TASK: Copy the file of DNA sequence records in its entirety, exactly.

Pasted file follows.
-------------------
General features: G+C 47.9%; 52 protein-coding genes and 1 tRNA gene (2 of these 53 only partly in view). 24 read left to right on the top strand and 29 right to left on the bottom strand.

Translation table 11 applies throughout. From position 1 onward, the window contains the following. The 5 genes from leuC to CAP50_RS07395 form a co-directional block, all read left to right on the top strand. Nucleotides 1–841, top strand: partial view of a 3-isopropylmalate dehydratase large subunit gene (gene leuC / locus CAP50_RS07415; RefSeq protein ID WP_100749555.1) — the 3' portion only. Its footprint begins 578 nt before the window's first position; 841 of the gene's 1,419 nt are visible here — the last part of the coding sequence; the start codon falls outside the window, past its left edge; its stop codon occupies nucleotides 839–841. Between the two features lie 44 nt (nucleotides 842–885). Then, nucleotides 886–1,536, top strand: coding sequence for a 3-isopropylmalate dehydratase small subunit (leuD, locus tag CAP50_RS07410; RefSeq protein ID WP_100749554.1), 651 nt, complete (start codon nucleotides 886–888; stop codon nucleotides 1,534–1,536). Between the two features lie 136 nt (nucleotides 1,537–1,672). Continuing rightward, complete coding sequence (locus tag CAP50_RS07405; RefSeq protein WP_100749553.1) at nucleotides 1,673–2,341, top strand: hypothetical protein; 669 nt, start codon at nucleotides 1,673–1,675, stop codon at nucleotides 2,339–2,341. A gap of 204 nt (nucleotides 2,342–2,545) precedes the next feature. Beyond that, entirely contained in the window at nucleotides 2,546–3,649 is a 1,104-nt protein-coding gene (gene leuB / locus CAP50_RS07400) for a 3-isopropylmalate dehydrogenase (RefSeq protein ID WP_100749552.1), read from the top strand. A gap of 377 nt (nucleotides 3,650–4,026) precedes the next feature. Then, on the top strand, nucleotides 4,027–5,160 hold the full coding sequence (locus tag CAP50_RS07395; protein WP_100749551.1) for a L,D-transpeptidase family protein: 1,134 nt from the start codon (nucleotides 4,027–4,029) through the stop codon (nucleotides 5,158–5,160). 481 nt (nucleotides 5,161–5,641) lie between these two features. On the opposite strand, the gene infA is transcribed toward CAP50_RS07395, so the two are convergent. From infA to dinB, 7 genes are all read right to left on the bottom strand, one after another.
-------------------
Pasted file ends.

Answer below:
General features: G+C 47.9%; 52 protein-coding genes and 1 tRNA gene (2 of these 53 only partly in view). 24 read left to right on the top strand and 29 right to left on the bottom strand.

Translation table 11 applies throughout. From position 1 onward, the window contains the following. The 5 genes from leuC to CAP50_RS07395 form a co-directional block, all read left to right on the top strand. Nucleotides 1–841, top strand: partial view of a 3-isopropylmalate dehydratase large subunit gene (gene leuC / locus CAP50_RS07415; RefSeq protein ID WP_100749555.1) — the 3' portion only. Its footprint begins 578 nt before the window's first position; 841 of the gene's 1,419 nt are visible here — the last part of the coding sequence; the start codon falls outside the window, past its left edge; its stop codon occupies nucleotides 839–841. Between the two features lie 44 nt (nucleotides 842–885). Then, nucleotides 886–1,536, top strand: coding sequence for a 3-isopropylmalate dehydratase small subunit (leuD, locus tag CAP50_RS07410; RefSeq protein ID WP_100749554.1), 651 nt, complete (start codon nucleotides 886–888; stop codon nucleotides 1,534–1,536). Between the two features lie 136 nt (nucleotides 1,537–1,672). Continuing rightward, complete coding sequence (locus tag CAP50_RS07405; RefSeq protein WP_100749553.1) at nucleotides 1,673–2,341, top strand: hypothetical protein; 669 nt, start codon at nucleotides 1,673–1,675, stop codon at nucleotides 2,339–2,341. A gap of 204 nt (nucleotides 2,342–2,545) precedes the next feature. Beyond that, entirely contained in the window at nucleotides 2,546–3,649 is a 1,104-nt protein-coding gene (gene leuB / locus CAP50_RS07400) for a 3-isopropylmalate dehydrogenase (RefSeq protein ID WP_100749552.1), read from the top strand. A gap of 377 nt (nucleotides 3,650–4,026) precedes the next feature. Then, on the top strand, nucleotides 4,027–5,160 hold the full coding sequence (locus tag CAP50_RS07395; protein WP_100749551.1) for a L,D-transpeptidase family protein: 1,134 nt from the start codon (nucleotides 4,027–4,029) through the stop codon (nucleotides 5,158–5,160). 481 nt (nucleotides 5,161–5,641) lie between these two features. On the opposite strand, the gene infA is transcribed toward CAP50_RS07395, so the two are convergent. From infA to dinB, 7 genes are all read right to left on the bottom strand, one after another.